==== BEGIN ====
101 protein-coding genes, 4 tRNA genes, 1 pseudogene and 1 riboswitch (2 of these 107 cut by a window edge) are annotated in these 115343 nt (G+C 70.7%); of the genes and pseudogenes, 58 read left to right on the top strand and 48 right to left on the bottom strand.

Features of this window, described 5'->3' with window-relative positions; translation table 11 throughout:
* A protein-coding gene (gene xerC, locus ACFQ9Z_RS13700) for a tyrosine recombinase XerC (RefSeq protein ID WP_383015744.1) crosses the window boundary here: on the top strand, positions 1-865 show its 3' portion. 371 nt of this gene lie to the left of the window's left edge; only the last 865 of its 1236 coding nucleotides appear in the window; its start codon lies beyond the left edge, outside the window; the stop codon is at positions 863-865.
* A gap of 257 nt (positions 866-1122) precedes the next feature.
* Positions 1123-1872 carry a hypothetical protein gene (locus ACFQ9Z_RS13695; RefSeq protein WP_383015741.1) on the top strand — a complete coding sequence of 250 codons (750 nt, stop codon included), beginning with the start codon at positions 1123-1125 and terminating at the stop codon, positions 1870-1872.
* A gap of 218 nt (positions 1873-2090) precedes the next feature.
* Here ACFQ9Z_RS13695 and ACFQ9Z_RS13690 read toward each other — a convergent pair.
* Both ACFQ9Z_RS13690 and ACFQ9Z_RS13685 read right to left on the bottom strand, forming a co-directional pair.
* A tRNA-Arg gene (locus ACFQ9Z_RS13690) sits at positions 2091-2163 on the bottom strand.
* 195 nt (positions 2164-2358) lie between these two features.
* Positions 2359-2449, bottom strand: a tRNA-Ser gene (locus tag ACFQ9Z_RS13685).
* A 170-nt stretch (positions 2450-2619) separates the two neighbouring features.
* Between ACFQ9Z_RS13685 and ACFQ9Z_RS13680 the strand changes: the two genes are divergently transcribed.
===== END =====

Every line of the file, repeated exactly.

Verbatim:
101 protein-coding genes, 4 tRNA genes, 1 pseudogene and 1 riboswitch (2 of these 107 cut by a window edge) are annotated in these 115343 nt (G+C 70.7%); of the genes and pseudogenes, 58 read left to right on the top strand and 48 right to left on the bottom strand.

Features of this window, described 5'->3' with window-relative positions; translation table 11 throughout:
* A protein-coding gene (gene xerC, locus ACFQ9Z_RS13700) for a tyrosine recombinase XerC (RefSeq protein ID WP_383015744.1) crosses the window boundary here: on the top strand, positions 1-865 show its 3' portion. 371 nt of this gene lie to the left of the window's left edge; only the last 865 of its 1236 coding nucleotides appear in the window; its start codon lies beyond the left edge, outside the window; the stop codon is at positions 863-865.
* A gap of 257 nt (positions 866-1122) precedes the next feature.
* Positions 1123-1872 carry a hypothetical protein gene (locus ACFQ9Z_RS13695; RefSeq protein WP_383015741.1) on the top strand — a complete coding sequence of 250 codons (750 nt, stop codon included), beginning with the start codon at positions 1123-1125 and terminating at the stop codon, positions 1870-1872.
* A gap of 218 nt (positions 1873-2090) precedes the next feature.
* Here ACFQ9Z_RS13695 and ACFQ9Z_RS13690 read toward each other — a convergent pair.
* Both ACFQ9Z_RS13690 and ACFQ9Z_RS13685 read right to left on the bottom strand, forming a co-directional pair.
* A tRNA-Arg gene (locus ACFQ9Z_RS13690) sits at positions 2091-2163 on the bottom strand.
* 195 nt (positions 2164-2358) lie between these two features.
* Positions 2359-2449, bottom strand: a tRNA-Ser gene (locus tag ACFQ9Z_RS13685).
* A 170-nt stretch (positions 2450-2619) separates the two neighbouring features.
* Between ACFQ9Z_RS13685 and ACFQ9Z_RS13680 the strand changes: the two genes are divergently transcribed.